ICO evidence raises Freedoms Bill data worries
Where are the weak spots?
The Information Commissioner (ICO) has just published a critique of the Home Office’s Freedoms Bill, which is being sold to the public as reining in New Labour’s surveillance state.
Although there is general applause for the fact that the Government has recognised that there has been excessive intrusion into privacy, the ICO’s analysis points to a number of serious deficiencies.
I report most of these difficulties mainly in the Commissioner’s own words; they need little in the way of further explanation.
The Information Commissioner notes that the Freedoms Bill creates two further Commissioners in relation to CCTV and DNA with the result that “there is potential for confusion between some the provisions of this Bill and legislation within the Information Commissioner’s regulatory competence”. This is because “there is potential for overlap between the roles and functions of the Information Commissioner and others set out in the in the Bill”.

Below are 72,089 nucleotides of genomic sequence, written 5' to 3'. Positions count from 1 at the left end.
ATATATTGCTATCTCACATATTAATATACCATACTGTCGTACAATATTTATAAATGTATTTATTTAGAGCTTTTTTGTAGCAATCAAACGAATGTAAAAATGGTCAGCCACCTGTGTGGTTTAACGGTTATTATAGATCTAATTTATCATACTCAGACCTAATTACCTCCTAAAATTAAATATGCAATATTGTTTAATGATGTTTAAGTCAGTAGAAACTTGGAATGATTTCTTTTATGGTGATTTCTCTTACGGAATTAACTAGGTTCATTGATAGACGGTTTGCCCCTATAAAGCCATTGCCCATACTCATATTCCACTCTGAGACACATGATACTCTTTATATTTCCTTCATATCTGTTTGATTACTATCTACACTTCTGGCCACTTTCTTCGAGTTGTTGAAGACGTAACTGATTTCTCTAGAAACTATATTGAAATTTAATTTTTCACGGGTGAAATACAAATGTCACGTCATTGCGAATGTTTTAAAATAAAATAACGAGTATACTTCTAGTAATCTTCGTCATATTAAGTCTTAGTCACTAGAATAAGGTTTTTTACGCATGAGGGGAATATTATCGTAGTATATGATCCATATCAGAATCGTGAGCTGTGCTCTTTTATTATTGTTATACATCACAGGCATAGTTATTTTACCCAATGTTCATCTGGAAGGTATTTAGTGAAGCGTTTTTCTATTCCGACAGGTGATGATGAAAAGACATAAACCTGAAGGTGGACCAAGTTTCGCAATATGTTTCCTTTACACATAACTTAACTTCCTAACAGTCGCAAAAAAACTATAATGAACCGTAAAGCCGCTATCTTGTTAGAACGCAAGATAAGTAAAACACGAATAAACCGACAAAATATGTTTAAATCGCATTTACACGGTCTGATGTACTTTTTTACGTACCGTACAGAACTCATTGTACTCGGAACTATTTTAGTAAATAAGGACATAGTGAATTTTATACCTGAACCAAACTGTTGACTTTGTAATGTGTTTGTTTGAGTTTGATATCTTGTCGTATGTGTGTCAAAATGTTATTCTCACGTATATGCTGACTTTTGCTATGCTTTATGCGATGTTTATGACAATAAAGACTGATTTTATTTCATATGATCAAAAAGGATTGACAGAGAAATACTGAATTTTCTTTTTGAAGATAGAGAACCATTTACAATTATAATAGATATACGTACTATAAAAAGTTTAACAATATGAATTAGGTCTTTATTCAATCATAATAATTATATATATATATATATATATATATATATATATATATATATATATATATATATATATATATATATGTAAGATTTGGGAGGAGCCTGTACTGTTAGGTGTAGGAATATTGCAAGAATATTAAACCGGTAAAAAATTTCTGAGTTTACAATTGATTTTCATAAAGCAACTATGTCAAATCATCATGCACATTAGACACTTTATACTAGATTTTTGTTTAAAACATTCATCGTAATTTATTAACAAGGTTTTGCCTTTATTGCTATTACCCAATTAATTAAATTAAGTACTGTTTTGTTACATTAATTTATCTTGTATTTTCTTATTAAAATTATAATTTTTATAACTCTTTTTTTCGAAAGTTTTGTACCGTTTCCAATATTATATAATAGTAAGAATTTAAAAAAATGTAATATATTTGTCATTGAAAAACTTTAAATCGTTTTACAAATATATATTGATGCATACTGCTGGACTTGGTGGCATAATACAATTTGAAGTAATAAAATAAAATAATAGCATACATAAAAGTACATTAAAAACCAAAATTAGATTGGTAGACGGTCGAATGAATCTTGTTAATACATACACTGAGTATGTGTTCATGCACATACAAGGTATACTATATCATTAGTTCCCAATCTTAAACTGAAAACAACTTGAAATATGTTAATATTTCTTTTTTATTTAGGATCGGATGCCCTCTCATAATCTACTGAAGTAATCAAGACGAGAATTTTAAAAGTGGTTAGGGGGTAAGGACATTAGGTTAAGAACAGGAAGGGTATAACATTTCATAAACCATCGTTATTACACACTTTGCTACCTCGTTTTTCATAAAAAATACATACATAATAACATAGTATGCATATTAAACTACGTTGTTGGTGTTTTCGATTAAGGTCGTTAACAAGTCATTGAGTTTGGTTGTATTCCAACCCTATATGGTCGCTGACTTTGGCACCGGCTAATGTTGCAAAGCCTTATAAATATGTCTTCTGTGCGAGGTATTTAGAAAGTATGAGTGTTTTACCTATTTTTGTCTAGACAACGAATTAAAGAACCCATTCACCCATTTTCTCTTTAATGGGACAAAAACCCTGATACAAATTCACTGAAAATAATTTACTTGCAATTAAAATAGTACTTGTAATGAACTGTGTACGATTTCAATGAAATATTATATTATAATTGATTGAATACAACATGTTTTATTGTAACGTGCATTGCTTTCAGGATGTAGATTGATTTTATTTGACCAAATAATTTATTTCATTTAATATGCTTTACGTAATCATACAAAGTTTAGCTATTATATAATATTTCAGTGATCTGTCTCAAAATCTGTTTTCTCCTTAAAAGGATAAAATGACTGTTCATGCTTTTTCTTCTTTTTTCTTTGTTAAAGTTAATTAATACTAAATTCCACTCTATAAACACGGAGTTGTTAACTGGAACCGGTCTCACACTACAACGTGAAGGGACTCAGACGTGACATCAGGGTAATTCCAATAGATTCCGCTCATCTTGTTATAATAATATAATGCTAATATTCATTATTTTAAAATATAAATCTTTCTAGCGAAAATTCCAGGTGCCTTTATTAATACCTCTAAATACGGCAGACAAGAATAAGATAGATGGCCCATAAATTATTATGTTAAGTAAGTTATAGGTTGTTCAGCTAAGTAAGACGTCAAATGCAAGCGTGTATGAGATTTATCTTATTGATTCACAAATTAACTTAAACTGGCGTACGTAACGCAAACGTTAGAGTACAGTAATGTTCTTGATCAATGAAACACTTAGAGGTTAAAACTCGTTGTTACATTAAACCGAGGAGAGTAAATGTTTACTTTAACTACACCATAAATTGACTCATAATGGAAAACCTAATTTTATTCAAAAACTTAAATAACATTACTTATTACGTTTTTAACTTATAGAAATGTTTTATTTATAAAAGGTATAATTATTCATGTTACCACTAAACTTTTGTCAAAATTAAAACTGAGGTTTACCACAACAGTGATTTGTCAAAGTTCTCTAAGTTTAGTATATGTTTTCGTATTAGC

The ICO adds: “On other points, there is a lack of detail and potential for confusion over the substance of the Bill itself”, noting wryly that “some of these provisions may have benefited from more detailed consultation with the Information Commissioner during their development to ensure greater clarity from the outset”.
Not consulting with the ICO when planning new legislation (e.g. over ID Cards, data retention) was standard Home Office practice in the New Labour era. Nothing new here then!
The DNA changes
The Commissioner “is concerned that although there is provision to delete fingerprints and DNA profiles there does not appear to be a provision to delete the allied biographical information, as in the arrest record, contained on either Police National Computer (PNC) or Police National Database (PND)”.
This is because “the very existence of a PNC identity record created as a result of a biometric sample being taken on arrest could prejudice the interests of the individual to whom it relates by creating inaccurate assumptions about his or her criminal past when that record is accessed”.